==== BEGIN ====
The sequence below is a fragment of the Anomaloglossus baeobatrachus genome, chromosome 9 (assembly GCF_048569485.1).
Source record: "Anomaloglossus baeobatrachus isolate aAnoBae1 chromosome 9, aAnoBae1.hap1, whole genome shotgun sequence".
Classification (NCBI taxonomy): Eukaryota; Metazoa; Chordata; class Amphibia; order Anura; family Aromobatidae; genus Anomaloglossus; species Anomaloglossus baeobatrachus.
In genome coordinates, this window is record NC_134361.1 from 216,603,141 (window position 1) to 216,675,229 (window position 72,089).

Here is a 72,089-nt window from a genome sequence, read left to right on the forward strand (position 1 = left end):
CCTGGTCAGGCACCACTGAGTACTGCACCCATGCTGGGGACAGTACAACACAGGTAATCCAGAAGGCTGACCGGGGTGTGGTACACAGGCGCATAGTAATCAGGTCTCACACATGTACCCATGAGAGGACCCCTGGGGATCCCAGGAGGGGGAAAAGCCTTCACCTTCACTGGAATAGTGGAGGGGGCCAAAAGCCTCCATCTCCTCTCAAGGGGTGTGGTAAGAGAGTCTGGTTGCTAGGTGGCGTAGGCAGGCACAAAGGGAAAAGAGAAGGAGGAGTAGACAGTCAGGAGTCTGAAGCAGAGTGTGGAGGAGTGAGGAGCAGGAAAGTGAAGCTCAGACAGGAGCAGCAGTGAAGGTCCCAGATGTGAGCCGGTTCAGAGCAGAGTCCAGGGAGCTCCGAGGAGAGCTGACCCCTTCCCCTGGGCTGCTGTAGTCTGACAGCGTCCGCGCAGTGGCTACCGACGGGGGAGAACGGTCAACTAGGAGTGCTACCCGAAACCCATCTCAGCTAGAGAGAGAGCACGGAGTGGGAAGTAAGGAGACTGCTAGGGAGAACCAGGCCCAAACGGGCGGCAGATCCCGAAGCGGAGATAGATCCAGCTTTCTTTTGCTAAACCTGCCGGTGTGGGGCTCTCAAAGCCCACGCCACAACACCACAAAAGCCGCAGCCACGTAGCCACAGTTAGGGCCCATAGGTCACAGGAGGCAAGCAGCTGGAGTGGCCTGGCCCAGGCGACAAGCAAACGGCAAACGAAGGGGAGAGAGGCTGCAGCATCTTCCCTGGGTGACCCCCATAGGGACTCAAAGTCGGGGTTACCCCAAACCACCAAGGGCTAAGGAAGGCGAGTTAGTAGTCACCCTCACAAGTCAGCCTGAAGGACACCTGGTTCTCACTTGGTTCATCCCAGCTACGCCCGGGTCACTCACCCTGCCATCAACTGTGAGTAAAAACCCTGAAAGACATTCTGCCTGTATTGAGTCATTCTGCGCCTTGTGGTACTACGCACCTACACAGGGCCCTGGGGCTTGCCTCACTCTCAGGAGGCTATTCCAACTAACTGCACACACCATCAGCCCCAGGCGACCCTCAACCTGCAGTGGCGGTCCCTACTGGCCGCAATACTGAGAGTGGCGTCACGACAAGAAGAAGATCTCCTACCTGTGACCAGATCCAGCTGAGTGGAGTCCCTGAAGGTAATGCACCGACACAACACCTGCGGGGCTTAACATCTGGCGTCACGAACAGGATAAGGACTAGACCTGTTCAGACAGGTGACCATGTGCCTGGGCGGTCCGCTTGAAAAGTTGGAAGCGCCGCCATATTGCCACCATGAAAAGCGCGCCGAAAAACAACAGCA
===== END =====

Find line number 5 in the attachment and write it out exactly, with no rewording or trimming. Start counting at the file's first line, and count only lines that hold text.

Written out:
Here is a 72,089-nt window from a genome sequence, read left to right on the forward strand (position 1 = left end):